Bobby Stuckey of Boulder’s Frasca Food and Wine on Friuli and Austria - Wine & Spirits Magazine

Bobby Stuckey of Boulder’s Frasca Food and Wine on Friuli and Austria

White wines make up half of your Top Ten best-selling wines: That’s pretty unusual.

Seven years ago, when we opened, we sold a lot of white wine, and now so many people come wanting expressly to taste something Friulano. Much of this is Matt Mather’s work—out of the entire wine team, it’s him who does all the heavy lifting. Six or seven years ago, distributors and importers were just not that energized to work with us in bringing in Friulano wines; they were like, “Come on, how much Friulano wine are you really going to sell?” But Mather spends so much energy working to get wines here, to find them an importer, a distributor. And when he does, we may take twelve cases, but [the distributor will] bring in twenty; that’s eight cases for the rest of Colorado. Other places will list it; Brett Zimmerman at Boulder Wine Merchant will carry it. People get to know the wines, here and elsewhere, so each year it gets easier for us.

Austria shares some space with Friuli among your best-selling wines.
This is the biggest success story in wine, what the Austrians have done in the last twelve years. If I look at my list fifteen years ago at The Little Nell, I could only Austrian wine from two importers, and I had to take ten cases in order to pour it by the glass. Today, you walk down Pearl Street [in Boulder], and at The Kitchen, at Mateo, almost anywhere you stop you can have a glass of grüner veltliner. It’s almost normal to have a grüner on your by-the-glass list anywhere now. And in major metropolitan areas like NY, Chicago or LA, it is normal.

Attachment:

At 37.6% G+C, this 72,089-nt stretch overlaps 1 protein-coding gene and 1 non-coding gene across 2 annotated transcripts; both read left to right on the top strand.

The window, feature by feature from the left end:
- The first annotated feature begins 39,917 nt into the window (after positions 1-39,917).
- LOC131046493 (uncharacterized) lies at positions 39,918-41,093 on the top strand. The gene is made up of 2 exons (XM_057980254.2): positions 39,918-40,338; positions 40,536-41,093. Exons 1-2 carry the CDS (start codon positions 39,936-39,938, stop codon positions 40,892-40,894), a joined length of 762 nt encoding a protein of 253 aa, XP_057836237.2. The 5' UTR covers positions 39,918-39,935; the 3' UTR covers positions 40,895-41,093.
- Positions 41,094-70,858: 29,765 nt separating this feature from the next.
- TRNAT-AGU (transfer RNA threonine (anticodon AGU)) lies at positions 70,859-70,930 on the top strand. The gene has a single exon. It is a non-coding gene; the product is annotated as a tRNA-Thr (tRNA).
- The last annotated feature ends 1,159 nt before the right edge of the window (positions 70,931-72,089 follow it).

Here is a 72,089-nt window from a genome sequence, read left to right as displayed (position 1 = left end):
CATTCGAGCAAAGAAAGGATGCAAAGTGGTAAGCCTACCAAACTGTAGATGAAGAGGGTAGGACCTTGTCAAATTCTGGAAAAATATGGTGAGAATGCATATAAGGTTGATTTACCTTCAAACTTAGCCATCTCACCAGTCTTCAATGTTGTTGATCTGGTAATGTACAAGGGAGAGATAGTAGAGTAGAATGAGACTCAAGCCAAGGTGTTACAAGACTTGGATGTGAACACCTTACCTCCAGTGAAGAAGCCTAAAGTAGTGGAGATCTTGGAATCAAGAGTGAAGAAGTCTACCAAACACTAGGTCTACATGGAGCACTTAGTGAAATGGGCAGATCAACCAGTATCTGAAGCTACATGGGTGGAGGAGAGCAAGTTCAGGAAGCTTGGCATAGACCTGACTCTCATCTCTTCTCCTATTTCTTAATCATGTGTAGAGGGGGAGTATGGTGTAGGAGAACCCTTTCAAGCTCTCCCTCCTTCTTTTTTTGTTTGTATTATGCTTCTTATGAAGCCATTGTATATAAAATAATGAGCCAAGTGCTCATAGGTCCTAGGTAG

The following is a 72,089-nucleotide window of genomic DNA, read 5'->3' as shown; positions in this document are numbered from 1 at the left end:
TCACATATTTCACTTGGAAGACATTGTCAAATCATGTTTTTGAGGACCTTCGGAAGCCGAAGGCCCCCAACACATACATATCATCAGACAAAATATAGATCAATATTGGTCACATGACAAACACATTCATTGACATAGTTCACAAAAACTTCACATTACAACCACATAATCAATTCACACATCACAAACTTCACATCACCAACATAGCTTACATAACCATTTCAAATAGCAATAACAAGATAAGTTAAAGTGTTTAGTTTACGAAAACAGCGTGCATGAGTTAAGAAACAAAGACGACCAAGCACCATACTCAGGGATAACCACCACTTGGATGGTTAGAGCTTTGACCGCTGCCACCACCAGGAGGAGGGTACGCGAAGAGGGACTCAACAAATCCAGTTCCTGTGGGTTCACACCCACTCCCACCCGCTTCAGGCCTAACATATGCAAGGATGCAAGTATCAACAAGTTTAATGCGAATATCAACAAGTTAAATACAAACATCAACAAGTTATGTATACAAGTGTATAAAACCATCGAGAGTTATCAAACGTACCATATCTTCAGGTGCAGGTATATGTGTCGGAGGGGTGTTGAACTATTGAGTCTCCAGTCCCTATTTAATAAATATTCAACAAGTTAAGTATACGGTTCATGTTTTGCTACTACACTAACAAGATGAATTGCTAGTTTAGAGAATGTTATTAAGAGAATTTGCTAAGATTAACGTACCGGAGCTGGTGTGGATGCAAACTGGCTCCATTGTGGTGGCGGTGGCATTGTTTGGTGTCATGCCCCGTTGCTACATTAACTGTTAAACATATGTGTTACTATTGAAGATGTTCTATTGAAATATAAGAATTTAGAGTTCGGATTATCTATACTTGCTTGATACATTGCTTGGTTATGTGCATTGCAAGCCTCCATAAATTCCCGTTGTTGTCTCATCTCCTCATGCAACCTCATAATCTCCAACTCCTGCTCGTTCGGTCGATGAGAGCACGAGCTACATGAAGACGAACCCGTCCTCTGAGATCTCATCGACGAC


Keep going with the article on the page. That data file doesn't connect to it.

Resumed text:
The Edi Keber seems to have flown off your list this year.
It comes from a little town in the banana belt of Collio, staring down Slovenia. Keber’s attitude is, we should talk about Collio, not sauvignon blanc or any other varietal. The region has long been home to all sorts of varieties that he blends in this wine. It’s mostly stainless steel, with a little neutral wood, and it’s powerful, well delineated wine, rich but with great acidity. Matt got it in; it lists for $55 and drinks like a $105 bottle of wine.

In the midst of all of the Friuli and Austrian wines that make up your Top 10, there’s Bibi Graetz from Tuscany.
Tuscany is just amazing. You offer a nice, generous Tuscan red for a decent price on a list and it’s just going to motor. If Frances Mayes had written about Friuli, we might be selling a lot more schioppettino…

You reported that your wines sales are way up.
We had a record year. Boulder, I hope, seems to be coming out the recession. We also did a remodel, and, while, at the end of the day, it added only a few more tables, it was received almost like a reopening. December was our biggest month ever.

Yet all your best-selling wines run less than $100 a bottle.
We have a four-course menu, and it’s common to see a four-top do at least two bottles of wine. So, whereas a lot of places have a sweet spot of about $120 for a bottle of wine, we do essentially the same thing, only spread out among multiple bottles.

What’s the most remarkable trend you’ve observed in the last year or so?
Forty guests asked me for an itinerary to go to Friuli last year. It used to be that, when we went to Friuli with our staff, we’d never see another American except maybe Joe Bastianich. Now, when we have our Monday night winemaker dinners and there’s a Friuli winemaker in, the room is filled with people who’ve visited that guy. It’s wild for the guest, and it’s wild for the winemaker; the room is just pumping. This I never expected.